Kohlberg’s theory of moral development is one of the most referred to theories of how moral reasoning develops in people. Kohlberg’s theory followed on Piaget’s theory, but went beyond the childhood years. Kohlberg divided the process of moral development into three levels with two stages in each level; thus he developed a six-stage theory of moral development…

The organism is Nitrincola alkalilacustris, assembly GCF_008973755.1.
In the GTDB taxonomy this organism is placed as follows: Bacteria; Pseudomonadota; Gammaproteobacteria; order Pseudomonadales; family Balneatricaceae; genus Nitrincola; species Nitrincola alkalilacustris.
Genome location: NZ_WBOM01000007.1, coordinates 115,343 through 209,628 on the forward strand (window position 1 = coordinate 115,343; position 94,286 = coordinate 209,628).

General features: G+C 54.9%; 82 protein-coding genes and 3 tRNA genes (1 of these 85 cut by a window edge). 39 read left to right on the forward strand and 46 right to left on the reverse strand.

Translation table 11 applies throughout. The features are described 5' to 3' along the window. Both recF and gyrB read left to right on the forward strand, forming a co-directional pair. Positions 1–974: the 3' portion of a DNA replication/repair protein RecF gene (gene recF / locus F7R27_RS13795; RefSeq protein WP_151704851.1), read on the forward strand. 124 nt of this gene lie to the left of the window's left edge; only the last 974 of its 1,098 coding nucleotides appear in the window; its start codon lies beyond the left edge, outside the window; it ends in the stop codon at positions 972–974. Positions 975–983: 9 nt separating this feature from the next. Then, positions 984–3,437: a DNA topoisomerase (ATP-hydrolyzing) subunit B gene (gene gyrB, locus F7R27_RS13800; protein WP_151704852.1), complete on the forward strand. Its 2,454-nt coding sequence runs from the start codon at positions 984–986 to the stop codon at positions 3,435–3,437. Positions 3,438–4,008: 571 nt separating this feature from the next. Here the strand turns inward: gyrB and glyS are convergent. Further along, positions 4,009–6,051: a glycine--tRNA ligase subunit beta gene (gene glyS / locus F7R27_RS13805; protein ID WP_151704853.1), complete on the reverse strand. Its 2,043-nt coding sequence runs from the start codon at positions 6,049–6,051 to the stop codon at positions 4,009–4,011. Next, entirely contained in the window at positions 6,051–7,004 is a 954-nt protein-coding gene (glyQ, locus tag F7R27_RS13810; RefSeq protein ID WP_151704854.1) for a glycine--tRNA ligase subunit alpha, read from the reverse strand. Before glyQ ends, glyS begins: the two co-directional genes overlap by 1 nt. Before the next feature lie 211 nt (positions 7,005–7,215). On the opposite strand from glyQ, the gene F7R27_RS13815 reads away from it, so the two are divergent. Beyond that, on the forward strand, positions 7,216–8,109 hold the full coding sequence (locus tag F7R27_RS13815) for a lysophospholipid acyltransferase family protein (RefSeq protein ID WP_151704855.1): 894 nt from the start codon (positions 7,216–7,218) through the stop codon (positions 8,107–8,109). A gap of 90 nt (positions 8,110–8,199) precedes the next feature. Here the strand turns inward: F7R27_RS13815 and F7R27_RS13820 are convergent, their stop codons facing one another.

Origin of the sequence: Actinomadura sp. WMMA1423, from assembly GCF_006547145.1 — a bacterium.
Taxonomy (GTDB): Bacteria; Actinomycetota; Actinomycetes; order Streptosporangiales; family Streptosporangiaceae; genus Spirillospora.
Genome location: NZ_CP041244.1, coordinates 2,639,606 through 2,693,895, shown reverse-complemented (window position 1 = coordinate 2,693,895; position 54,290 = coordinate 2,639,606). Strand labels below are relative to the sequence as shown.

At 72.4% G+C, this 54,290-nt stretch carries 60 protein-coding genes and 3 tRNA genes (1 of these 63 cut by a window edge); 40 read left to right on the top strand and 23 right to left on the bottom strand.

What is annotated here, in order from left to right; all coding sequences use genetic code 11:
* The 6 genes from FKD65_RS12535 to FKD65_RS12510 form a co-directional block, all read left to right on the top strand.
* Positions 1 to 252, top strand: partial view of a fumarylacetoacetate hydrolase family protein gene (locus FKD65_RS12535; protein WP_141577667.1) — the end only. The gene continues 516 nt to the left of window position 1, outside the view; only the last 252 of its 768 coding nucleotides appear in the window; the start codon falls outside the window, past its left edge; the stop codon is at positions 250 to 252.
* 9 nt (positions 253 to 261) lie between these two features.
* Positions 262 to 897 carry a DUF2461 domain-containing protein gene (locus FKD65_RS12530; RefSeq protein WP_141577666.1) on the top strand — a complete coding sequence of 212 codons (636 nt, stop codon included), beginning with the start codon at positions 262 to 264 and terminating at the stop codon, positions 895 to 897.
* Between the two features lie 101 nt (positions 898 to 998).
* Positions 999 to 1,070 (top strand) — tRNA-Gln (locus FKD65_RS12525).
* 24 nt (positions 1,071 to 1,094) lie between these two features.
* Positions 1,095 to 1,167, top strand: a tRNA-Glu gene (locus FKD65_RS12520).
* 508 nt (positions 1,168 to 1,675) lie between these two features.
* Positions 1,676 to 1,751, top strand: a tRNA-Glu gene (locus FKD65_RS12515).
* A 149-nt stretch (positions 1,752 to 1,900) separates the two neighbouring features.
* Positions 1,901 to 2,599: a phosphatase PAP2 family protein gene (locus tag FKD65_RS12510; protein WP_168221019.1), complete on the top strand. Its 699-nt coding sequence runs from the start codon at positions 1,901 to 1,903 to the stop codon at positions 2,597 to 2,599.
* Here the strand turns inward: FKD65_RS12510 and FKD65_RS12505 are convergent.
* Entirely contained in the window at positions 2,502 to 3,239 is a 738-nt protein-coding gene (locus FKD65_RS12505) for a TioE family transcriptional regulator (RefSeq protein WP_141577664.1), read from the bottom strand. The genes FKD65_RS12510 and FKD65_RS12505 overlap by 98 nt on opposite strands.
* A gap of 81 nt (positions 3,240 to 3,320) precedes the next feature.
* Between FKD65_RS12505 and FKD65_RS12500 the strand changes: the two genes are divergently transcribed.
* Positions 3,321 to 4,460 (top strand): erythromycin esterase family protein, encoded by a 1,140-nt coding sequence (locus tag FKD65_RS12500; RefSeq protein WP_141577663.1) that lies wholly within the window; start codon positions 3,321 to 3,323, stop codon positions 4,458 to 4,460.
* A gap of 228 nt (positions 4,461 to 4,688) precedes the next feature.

At this level the child determines goodness or badness of an action by the physical consequences, rather than by thinking about respect for others. The second stage there may be some consideration of others but there must be reciprocity, “you scratch my back, and I’ll scratch yours” (Kohlberg 53). In the conventional level an understanding of norms and conventions necessary for the society is developing. People in stage 3 in this level are aware of others’ feelings; they define right and wrong based on what other people close to them expect. They begin to appreciate values such as trust, loyalty and respect. At stage 4 the circle of people to be considered is widening. People now define right in terms of the wider society. Kohlberg called this the ‘law and order’ orientation. In the postconventional level reasoning is based on principles. In stage 5 reasoning is based on ethical fairness principles. Stage 6 represents a high regard for life and human welfare that is universal and not dependent on any particular culture or society. People at this level are thought to act with great conscience and follow abstract ethical principles. ...
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